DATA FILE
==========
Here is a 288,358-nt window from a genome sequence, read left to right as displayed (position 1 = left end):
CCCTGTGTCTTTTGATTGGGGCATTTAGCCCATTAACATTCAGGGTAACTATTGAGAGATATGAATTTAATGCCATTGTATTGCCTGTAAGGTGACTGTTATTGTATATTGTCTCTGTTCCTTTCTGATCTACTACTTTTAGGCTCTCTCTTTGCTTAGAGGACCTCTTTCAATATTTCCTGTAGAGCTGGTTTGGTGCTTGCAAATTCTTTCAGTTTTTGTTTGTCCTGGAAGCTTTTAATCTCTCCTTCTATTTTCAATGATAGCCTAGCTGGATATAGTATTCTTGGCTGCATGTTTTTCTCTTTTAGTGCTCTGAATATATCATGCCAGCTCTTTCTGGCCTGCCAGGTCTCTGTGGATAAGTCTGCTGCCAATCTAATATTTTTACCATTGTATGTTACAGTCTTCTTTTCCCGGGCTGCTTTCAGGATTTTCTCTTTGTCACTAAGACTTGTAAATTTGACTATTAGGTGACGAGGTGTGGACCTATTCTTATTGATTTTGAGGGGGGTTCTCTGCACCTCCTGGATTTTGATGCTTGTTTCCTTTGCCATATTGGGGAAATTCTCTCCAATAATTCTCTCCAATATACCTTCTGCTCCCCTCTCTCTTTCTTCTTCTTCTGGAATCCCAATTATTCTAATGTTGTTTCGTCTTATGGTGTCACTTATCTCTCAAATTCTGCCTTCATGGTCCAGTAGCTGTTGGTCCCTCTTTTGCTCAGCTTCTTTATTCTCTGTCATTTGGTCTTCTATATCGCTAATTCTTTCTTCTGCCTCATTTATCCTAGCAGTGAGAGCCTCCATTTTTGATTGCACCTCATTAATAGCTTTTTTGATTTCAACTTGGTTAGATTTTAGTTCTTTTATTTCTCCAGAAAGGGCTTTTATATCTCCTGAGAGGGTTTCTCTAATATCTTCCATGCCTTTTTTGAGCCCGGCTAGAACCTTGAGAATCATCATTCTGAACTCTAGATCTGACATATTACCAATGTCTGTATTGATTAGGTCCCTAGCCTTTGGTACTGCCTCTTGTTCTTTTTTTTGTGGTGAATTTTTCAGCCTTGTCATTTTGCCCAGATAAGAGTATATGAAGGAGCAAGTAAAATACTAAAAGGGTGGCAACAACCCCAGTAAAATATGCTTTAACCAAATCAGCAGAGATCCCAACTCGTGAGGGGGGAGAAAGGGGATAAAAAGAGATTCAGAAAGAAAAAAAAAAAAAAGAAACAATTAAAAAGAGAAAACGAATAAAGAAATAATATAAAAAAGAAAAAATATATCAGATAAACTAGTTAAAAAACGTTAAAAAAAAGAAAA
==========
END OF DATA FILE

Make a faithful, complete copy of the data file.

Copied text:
Here is a 288,358-nt window from a genome sequence, read left to right as displayed (position 1 = left end):
CCCTGTGTCTTTTGATTGGGGCATTTAGCCCATTAACATTCAGGGTAACTATTGAGAGATATGAATTTAATGCCATTGTATTGCCTGTAAGGTGACTGTTATTGTATATTGTCTCTGTTCCTTTCTGATCTACTACTTTTAGGCTCTCTCTTTGCTTAGAGGACCTCTTTCAATATTTCCTGTAGAGCTGGTTTGGTGCTTGCAAATTCTTTCAGTTTTTGTTTGTCCTGGAAGCTTTTAATCTCTCCTTCTATTTTCAATGATAGCCTAGCTGGATATAGTATTCTTGGCTGCATGTTTTTCTCTTTTAGTGCTCTGAATATATCATGCCAGCTCTTTCTGGCCTGCCAGGTCTCTGTGGATAAGTCTGCTGCCAATCTAATATTTTTACCATTGTATGTTACAGTCTTCTTTTCCCGGGCTGCTTTCAGGATTTTCTCTTTGTCACTAAGACTTGTAAATTTGACTATTAGGTGACGAGGTGTGGACCTATTCTTATTGATTTTGAGGGGGGTTCTCTGCACCTCCTGGATTTTGATGCTTGTTTCCTTTGCCATATTGGGGAAATTCTCTCCAATAATTCTCTCCAATATACCTTCTGCTCCCCTCTCTCTTTCTTCTTCTTCTGGAATCCCAATTATTCTAATGTTGTTTCGTCTTATGGTGTCACTTATCTCTCAAATTCTGCCTTCATGGTCCAGTAGCTGTTGGTCCCTCTTTTGCTCAGCTTCTTTATTCTCTGTCATTTGGTCTTCTATATCGCTAATTCTTTCTTCTGCCTCATTTATCCTAGCAGTGAGAGCCTCCATTTTTGATTGCACCTCATTAATAGCTTTTTTGATTTCAACTTGGTTAGATTTTAGTTCTTTTATTTCTCCAGAAAGGGCTTTTATATCTCCTGAGAGGGTTTCTCTAATATCTTCCATGCCTTTTTTGAGCCCGGCTAGAACCTTGAGAATCATCATTCTGAACTCTAGATCTGACATATTACCAATGTCTGTATTGATTAGGTCCCTAGCCTTTGGTACTGCCTCTTGTTCTTTTTTTTGTGGTGAATTTTTCAGCCTTGTCATTTTGCCCAGATAAGAGTATATGAAGGAGCAAGTAAAATACTAAAAGGGTGGCAACAACCCCAGTAAAATATGCTTTAACCAAATCAGCAGAGATCCCAACTCGTGAGGGGGGAGAAAGGGGATAAAAAGAGATTCAGAAAGAAAAAAAAAAAAAAGAAACAATTAAAAAGAGAAAACGAATAAAGAAATAATATAAAAAAGAAAAAATATATCAGATAAACTAGTTAAAAAACGTTAAAAAAAAGAAAA